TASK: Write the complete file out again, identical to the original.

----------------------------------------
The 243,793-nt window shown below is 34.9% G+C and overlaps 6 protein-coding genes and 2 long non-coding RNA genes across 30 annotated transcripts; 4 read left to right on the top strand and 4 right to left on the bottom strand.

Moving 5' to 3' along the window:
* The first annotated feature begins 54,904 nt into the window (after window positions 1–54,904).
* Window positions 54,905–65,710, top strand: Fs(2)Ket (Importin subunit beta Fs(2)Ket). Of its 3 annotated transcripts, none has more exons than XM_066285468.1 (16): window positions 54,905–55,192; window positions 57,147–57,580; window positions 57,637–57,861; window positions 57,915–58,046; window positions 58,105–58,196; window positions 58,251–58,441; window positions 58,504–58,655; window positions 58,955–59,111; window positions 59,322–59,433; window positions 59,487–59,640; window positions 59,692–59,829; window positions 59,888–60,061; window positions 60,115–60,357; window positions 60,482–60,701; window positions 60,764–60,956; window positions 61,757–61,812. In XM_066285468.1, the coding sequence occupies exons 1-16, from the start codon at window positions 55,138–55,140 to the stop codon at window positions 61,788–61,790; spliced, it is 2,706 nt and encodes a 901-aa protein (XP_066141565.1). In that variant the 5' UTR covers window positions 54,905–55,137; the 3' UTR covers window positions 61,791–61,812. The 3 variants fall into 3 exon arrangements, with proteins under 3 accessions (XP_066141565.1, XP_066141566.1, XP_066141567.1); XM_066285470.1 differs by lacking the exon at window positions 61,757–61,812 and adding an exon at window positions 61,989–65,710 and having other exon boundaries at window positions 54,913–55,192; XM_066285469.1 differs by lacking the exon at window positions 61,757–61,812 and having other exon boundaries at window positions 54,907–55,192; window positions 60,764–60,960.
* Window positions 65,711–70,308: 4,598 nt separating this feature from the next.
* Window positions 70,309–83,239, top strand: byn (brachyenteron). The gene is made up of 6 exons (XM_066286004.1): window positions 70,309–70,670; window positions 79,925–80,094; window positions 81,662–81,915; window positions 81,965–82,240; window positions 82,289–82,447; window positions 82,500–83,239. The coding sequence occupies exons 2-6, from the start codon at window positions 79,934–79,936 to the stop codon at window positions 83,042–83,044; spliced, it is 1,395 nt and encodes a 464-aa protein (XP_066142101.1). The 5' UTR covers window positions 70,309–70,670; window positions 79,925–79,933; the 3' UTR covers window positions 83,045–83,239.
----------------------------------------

The 243,793-nt window shown below is 34.9% G+C and overlaps 6 protein-coding genes and 2 long non-coding RNA genes across 30 annotated transcripts; 4 read left to right on the top strand and 4 right to left on the bottom strand.

Moving 5' to 3' along the window:
* The first annotated feature begins 54,904 nt into the window (after window positions 1–54,904).
* Window positions 54,905–65,710, top strand: Fs(2)Ket (Importin subunit beta Fs(2)Ket). Of its 3 annotated transcripts, none has more exons than XM_066285468.1 (16): window positions 54,905–55,192; window positions 57,147–57,580; window positions 57,637–57,861; window positions 57,915–58,046; window positions 58,105–58,196; window positions 58,251–58,441; window positions 58,504–58,655; window positions 58,955–59,111; window positions 59,322–59,433; window positions 59,487–59,640; window positions 59,692–59,829; window positions 59,888–60,061; window positions 60,115–60,357; window positions 60,482–60,701; window positions 60,764–60,956; window positions 61,757–61,812. In XM_066285468.1, the coding sequence occupies exons 1-16, from the start codon at window positions 55,138–55,140 to the stop codon at window positions 61,788–61,790; spliced, it is 2,706 nt and encodes a 901-aa protein (XP_066141565.1). In that variant the 5' UTR covers window positions 54,905–55,137; the 3' UTR covers window positions 61,791–61,812. The 3 variants fall into 3 exon arrangements, with proteins under 3 accessions (XP_066141565.1, XP_066141566.1, XP_066141567.1); XM_066285470.1 differs by lacking the exon at window positions 61,757–61,812 and adding an exon at window positions 61,989–65,710 and having other exon boundaries at window positions 54,913–55,192; XM_066285469.1 differs by lacking the exon at window positions 61,757–61,812 and having other exon boundaries at window positions 54,907–55,192; window positions 60,764–60,960.
* Window positions 65,711–70,308: 4,598 nt separating this feature from the next.
* Window positions 70,309–83,239, top strand: byn (brachyenteron). The gene is made up of 6 exons (XM_066286004.1): window positions 70,309–70,670; window positions 79,925–80,094; window positions 81,662–81,915; window positions 81,965–82,240; window positions 82,289–82,447; window positions 82,500–83,239. The coding sequence occupies exons 2-6, from the start codon at window positions 79,934–79,936 to the stop codon at window positions 83,042–83,044; spliced, it is 1,395 nt and encodes a 464-aa protein (XP_066142101.1). The 5' UTR covers window positions 70,309–70,670; window positions 79,925–79,933; the 3' UTR covers window positions 83,045–83,239.